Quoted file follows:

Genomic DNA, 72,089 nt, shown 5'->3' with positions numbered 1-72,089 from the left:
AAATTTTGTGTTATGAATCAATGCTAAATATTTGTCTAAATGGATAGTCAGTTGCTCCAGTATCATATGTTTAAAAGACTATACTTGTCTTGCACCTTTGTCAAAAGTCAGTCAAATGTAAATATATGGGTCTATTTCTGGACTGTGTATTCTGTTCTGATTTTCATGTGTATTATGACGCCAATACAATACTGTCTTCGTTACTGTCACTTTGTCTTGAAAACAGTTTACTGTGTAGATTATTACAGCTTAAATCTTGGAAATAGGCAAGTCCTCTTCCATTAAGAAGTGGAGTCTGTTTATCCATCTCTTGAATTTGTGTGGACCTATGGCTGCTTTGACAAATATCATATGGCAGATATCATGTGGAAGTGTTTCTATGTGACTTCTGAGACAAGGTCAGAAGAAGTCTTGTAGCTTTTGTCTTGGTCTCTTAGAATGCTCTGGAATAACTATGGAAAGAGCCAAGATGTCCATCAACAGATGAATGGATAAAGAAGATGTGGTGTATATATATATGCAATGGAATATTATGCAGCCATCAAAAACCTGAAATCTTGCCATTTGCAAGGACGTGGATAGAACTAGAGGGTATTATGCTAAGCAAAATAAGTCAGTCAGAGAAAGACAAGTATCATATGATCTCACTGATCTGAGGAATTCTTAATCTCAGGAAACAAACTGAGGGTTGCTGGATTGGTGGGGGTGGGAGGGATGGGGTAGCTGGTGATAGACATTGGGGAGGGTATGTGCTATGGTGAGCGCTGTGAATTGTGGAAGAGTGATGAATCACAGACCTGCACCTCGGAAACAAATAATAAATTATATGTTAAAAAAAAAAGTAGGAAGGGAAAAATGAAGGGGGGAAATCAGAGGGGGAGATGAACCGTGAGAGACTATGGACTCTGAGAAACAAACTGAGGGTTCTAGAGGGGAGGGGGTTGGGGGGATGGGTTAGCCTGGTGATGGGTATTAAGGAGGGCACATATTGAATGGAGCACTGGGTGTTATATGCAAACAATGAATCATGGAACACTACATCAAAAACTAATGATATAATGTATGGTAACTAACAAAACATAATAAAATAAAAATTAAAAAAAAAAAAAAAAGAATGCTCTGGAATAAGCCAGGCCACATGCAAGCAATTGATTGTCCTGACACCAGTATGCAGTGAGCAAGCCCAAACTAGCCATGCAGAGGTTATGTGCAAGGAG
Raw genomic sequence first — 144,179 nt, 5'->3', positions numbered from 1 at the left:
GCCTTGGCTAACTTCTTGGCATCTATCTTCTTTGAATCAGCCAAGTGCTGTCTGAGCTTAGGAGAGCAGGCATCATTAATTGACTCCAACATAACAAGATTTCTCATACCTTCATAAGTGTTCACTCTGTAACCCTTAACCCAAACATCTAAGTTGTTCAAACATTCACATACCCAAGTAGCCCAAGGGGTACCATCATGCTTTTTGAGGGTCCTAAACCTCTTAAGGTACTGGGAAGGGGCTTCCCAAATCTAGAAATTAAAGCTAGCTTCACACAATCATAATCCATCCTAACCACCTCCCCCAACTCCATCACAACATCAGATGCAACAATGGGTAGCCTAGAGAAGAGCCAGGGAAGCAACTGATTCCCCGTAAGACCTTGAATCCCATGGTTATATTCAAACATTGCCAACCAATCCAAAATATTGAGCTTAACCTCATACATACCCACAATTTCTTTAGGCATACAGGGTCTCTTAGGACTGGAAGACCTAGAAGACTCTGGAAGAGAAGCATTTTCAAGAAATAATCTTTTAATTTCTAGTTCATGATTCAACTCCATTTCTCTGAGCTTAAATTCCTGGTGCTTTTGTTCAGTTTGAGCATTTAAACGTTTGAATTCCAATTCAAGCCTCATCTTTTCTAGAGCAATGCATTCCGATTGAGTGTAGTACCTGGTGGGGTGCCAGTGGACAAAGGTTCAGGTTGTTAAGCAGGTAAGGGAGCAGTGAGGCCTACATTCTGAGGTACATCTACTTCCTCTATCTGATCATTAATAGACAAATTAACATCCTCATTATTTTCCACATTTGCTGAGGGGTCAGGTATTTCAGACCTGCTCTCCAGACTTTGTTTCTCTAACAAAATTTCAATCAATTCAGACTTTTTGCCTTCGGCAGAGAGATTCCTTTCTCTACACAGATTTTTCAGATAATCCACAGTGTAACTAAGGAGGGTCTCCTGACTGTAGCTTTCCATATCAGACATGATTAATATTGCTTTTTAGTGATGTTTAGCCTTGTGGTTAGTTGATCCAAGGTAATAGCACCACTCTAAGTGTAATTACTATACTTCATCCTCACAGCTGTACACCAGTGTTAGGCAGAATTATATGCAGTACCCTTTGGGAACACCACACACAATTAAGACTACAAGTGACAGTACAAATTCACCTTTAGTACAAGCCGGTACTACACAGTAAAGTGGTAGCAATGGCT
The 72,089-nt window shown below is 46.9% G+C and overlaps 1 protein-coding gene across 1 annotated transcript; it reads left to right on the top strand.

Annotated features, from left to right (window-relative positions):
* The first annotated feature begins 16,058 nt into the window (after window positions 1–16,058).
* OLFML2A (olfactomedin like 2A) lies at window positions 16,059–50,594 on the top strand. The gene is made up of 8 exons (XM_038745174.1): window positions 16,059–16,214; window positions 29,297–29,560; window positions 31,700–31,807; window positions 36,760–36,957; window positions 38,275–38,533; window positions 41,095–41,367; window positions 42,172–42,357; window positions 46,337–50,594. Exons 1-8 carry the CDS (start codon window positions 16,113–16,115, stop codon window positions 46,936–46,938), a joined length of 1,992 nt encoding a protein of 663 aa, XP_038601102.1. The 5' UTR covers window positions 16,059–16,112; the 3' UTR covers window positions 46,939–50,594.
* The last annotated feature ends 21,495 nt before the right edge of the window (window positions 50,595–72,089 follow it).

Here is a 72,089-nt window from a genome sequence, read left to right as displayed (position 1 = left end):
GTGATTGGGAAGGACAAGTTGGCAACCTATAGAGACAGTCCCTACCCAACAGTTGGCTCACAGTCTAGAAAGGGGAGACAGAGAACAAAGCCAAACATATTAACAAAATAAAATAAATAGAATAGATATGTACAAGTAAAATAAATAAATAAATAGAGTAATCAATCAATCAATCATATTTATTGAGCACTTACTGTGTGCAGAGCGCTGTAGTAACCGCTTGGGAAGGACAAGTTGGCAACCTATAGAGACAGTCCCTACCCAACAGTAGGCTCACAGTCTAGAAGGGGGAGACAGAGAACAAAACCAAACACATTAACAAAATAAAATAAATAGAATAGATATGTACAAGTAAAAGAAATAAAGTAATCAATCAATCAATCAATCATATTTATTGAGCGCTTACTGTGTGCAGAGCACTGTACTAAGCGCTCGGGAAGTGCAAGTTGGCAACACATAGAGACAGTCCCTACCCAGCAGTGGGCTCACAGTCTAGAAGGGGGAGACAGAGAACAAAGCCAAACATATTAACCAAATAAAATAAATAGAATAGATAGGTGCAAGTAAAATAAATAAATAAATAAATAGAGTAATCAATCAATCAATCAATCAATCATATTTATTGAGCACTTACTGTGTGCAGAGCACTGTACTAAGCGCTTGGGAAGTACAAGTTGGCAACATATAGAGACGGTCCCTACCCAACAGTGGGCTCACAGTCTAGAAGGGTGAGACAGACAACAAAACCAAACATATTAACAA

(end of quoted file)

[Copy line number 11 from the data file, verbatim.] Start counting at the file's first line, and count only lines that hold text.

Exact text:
GTGATTGGGAAGGACAAGTTGGCAACCTATAGAGACAGTCCCTACCCAACAGTTGGCTCACAGTCTAGAAAGGGGAGACAGAGAACAAAGCCAAACATATTAACAAAATAAAATAAATAGAATAGATATGTACAAGTAAAATAAATAAATAAATAGAGTAATCAATCAATCAATCATATTTATTGAGCACTTACTGTGTGCAGAGCGCTGTAGTAACCGCTTGGGAAGGACAAGTTGGCAACCTATAGAGACAGTCCCTACCCAACAGTAGGCTCACAGTCTAGAAGGGGGAGACAGAGAACAAAACCAAACACATTAACAAAATAAAATAAATAGAATAGATATGTACAAGTAAAAGAAATAAAGTAATCAATCAATCAATCAATCATATTTATTGAGCGCTTACTGTGTGCAGAGCACTGTACTAAGCGCTCGGGAAGTGCAAGTTGGCAACACATAGAGACAGTCCCTACCCAGCAGTGGGCTCACAGTCTAGAAGGGGGAGACAGAGAACAAAGCCAAACATATTAACCAAATAAAATAAATAGAATAGATAGGTGCAAGTAAAATAAATAAATAAATAAATAGAGTAATCAATCAATCAATCAATCAATCATATTTATTGAGCACTTACTGTGTGCAGAGCACTGTACTAAGCGCTTGGGAAGTACAAGTTGGCAACATATAGAGACGGTCCCTACCCAACAGTGGGCTCACAGTCTAGAAGGGTGAGACAGACAACAAAACCAAACATATTAACAA